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Le Touquet – Paris-Plage, France

Kupers E.M.,Hypertension Unit | Amar L.,Hypertension Unit | Raynaud A.,Georges Pompidou European Hospital | Plouin P.-F.,Hypertension Unit | And 4 more authors.
Journal of Clinical Endocrinology and Metabolism | Year: 2012

Context: Adrenal venous sampling is recommended to assess whether aldosterone hypersecretion is lateralized in patients with primary aldosteronism. However, this procedure is invasive, poorly standardized, and not widely available. Objective: Our goal was to identify patients' characteristics that can predict unilateral aldosterone hypersecretion in some patients who could hence bypass adrenal venous sampling before surgery. Design and Setting: A cross-sectional diagnostic study was performed from February 2009 to July 2010 at a single center specialized in hypertension care. Patients: A total of 101 consecutive patients with primary aldosteronism who underwent adrenal venous sampling participated in the study. The autonomy of aldosterone hypersecretion was assessed with the saline infusion test. Intervention: Adrenal venous sampling was performed without ACTH infusion but with simultaneous bilateral sampling. Main Outcome Measures: Variables independently associated with a lateralized adrenal venous sampling in multivariate logistic regression were used to derive a clinical prediction rule. Results: Adrenal venous sampling was successful in 87 patients and lateralized in 49. All 26 patients with a typical Conn's adenoma plus serum potassium of less than 3.5 mmol/liter or estimated glomerular filtration rate of at least 100 ml/min/1.73 m2 (or both) had unilateral primary aldosteronism; this rule had 100% specificity (95% confidence interval, 91-100) and 53% sensitivity (95% confidence interval, 38-68). Conclusions: If our results are validated on an independent sample, adrenal venous sampling could be omitted before surgery in patients with a typical Conn's adenoma if they meet at least one of two supplementary biochemical characteristics (serum potassium <3.5 mmol/liter or estimated glomerular filtration rate ≥100 ml/min/1.73 m2). Copyright © 2012 by The Endocrine Society.

Lefaucheur C.,Nephrology and Kidney Transplantation | Duong-Van-Huyen J.-P.,French Institute of Health and Medical Research | Suberbielle C.,University of Paris Descartes | Anglicheau D.,University of Paris Descartes | And 11 more authors.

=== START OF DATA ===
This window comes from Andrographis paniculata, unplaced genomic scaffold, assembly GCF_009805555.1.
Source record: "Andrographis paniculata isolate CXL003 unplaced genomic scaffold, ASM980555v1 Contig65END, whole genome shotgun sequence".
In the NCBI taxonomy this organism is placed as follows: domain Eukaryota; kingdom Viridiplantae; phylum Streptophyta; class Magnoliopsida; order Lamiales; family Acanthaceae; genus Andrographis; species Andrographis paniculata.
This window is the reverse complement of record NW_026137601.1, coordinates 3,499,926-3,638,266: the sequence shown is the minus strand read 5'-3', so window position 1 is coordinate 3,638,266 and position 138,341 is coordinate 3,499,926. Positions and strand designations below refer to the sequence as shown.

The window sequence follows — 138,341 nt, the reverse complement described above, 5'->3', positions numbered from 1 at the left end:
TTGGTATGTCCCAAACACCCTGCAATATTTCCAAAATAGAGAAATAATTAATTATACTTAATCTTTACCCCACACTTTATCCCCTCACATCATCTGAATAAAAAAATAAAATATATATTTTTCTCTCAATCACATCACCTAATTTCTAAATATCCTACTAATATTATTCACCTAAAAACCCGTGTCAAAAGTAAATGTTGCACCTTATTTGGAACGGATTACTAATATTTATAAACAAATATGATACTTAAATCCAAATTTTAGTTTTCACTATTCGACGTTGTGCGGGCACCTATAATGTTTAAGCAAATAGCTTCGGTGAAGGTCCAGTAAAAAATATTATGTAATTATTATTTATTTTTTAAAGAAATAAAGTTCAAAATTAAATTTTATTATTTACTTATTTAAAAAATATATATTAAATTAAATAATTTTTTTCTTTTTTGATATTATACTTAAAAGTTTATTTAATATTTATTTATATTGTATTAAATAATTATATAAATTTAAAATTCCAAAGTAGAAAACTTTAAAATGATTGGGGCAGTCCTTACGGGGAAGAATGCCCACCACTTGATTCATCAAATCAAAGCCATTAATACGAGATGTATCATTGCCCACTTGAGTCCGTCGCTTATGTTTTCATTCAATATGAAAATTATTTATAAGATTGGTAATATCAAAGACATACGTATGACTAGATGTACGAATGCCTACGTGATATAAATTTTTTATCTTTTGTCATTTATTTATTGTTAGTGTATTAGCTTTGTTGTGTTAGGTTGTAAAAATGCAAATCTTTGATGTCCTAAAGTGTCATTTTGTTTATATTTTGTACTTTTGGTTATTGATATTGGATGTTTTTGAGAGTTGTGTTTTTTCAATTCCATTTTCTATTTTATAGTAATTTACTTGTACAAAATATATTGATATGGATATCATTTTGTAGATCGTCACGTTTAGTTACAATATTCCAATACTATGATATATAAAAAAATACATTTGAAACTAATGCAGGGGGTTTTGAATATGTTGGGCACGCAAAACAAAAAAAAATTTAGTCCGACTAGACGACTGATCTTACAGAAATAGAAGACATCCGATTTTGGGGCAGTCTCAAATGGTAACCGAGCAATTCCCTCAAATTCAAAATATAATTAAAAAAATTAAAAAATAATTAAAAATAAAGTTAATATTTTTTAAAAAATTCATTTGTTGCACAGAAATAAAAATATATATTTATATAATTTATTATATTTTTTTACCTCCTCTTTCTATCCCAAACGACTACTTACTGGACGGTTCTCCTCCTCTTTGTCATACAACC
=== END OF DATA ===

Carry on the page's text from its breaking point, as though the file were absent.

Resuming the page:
The Lancet | Year: 2013

Background Rejection of allografts has always been the major obstacle to transplantation success. We aimed to improve characterisation of diff erent kidney-allograft rejection phenotypes, identify how each one is associated with anti-HLA antibodies, and investigate their distinct prognoses. Methods Patients who underwent ABO-compatible kidney transplantations in Necker Hospital and Saint-Louis Hospital (Paris, France) between Jan 1, 1998, and Dec 31, 2008, were included in our population-based study. We assessed patients who provided biopsy samples for acute allograft rejection, which was defi ned as the association of deterioration in function and histopathological lesions. The main outcome was kidney allograft loss-ie, return to dialysis. To investigate distinct rejection patterns, we retrospectively assessed rejection episodes with review of graft histology, C4d in allograft biopsies, and donor-specifi c anti-HLA antibodies. Findings 2079 patients were included in the main analyses, of whom 302 (15%) had acute biopsy-proven rejection. We identifi ed four distinct patterns of kidney allograft rejection: T cell-mediated vascular rejection (26 patients [9%]), antibody-mediated vascular rejection (64 [21%]), T cell-mediated rejection without vasculitis (139 [46%]), and antibodymediated rejection without vasculitis (73 [24%]). Risk of graft loss was 9.07 times (95 CI 3.62-19.7) higher in antibody-mediated vascular rejection than in T cell-mediated rejection without vasculitis (p<0.0001), compared with an increase of 2.93 times (1.1-7.9; P=0.0237) in antibody-mediated rejection without vasculitis and no signifi cant rise in T cell-mediated vascular rejection (hazard ratio [HR] 1.5, 95% CI 0.33-7.6; p=0.60). Interpretation We have identifi ed a type of kidney rejection not presently included in classifi cations: antibodymediated vascular rejection. Recognition of this distinct phenotype could lead to the development of new treatment strategies that could salvage many kidney allografts.

Halabi S.,Duke University | Lin C.-Y.,Duke University | Small E.J.,University of California at San Francisco | Armstrong A.J.,Duke Prostate Center and the Duke Cancer Institute | And 7 more authors.
Journal of the National Cancer Institute | Year: 2013